CS: Oh okay. But is it going to embrace the masochistic spirit of the readers?

Rawson Marshall Thurber: I hope so. I hope so. I hope it does what you would want a “Choose Your Own Adventure” movie to do. I can’t say more than that, I’m sorry.

CS: Finally, your mentor John August famously told you, “No one wants to see a movie with Ben Stiller and Vince Vaughn playing dodgeball.” In itself that’s very good advice, but luckily, you ignored it.

Rawson Marshall Thurber: (laughs) Well…

CS: And I guess I’m wondering how hard is it to sort of maintain your own inner barometer when you have very smart people discouraging you?

Rawson Marshall Thurber: I never felt like John was discouraging me. I mean, I’ve learned so much from him. Actually, when he read the script he thought it was great. He was like, “This is really funny. We should talk.” He’s like, “Let me send it to my agent.” He sent it to his agent and his agent’s like, “Eh, I don’t want to represent him.” And I was like, “Ah.” But that’s with any art, you have to have—look, if you don’t trust your inner barometer, as you said, then you have nothing. Then you’re not an artist. Then you’re a short order cook. Then you’re like, “Okay, how do you want your eggs?” The only value you have, one has, as a writer, as with any kind of artist, is what you like, what matters to you. And what mattered to me at that time was a comedy about adults playing dodgeball, which is the dumbest idea in the history of time, you know? But I liked it. And fuck everybody else. And if you don’t have that, you’re not only going to never find success, in my opinion, but you’ll also never be happy, because you’ll always be looking for someone else to tell you that what you did was good or that is a good idea, and that’s not the same thing.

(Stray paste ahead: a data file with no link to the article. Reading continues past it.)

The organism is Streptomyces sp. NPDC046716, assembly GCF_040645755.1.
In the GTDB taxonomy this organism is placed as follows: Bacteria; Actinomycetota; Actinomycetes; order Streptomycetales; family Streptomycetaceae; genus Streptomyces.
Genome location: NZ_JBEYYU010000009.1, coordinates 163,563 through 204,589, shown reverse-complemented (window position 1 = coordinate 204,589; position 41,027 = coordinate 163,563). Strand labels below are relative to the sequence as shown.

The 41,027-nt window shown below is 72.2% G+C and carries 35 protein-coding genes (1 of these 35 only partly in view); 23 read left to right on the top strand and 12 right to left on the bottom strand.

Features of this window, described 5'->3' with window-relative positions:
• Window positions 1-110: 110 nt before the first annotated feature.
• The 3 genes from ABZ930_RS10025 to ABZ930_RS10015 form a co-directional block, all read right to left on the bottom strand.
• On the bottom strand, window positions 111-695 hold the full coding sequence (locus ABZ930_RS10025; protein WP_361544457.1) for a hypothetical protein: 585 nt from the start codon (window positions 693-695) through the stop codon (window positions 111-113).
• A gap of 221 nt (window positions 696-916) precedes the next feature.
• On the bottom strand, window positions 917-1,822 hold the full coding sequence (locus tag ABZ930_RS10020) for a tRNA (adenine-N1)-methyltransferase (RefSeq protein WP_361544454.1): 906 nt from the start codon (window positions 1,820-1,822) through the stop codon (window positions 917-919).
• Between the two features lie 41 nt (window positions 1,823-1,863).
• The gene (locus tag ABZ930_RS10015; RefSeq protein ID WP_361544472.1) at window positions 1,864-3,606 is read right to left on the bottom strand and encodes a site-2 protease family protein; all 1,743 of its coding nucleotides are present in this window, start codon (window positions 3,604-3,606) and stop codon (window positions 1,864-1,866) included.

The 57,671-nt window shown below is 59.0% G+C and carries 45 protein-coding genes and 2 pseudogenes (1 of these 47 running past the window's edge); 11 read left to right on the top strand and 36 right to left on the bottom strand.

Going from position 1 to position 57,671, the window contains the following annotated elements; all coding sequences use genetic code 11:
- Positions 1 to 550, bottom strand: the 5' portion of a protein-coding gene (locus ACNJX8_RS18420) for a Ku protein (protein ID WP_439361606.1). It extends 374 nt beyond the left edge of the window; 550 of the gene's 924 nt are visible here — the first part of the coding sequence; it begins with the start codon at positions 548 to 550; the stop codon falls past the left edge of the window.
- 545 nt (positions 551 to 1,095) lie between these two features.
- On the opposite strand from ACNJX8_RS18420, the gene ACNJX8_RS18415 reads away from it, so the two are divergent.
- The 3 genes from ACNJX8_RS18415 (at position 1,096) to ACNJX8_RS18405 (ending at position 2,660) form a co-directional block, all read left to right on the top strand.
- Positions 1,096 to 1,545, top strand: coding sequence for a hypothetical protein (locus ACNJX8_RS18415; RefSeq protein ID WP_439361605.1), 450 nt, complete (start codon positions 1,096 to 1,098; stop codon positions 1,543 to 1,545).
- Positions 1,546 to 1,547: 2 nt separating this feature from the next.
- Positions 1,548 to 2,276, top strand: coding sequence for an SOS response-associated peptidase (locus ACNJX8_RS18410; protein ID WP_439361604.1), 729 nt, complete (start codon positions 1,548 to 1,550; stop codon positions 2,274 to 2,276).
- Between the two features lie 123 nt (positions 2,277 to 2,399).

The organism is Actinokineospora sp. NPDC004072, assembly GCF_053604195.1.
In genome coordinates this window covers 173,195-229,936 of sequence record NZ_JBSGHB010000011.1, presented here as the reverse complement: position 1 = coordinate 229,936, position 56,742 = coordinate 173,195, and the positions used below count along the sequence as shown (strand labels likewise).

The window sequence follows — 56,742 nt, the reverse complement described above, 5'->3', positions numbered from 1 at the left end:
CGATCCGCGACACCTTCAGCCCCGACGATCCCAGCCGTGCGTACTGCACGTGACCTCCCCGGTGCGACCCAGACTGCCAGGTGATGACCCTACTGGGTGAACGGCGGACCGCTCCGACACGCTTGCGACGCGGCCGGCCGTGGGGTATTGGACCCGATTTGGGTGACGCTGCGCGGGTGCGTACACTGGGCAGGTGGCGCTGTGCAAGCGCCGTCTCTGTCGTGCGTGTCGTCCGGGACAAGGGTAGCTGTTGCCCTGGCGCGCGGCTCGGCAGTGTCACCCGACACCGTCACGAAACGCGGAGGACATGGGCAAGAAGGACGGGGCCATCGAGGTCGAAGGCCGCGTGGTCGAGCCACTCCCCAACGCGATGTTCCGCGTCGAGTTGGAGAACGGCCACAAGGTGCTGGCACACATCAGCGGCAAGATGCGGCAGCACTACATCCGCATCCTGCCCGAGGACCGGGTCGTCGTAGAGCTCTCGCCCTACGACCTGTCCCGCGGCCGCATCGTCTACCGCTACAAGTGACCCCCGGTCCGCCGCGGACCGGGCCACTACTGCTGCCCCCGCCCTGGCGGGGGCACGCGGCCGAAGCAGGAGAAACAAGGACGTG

Central Intelligence opens everywhere June 17.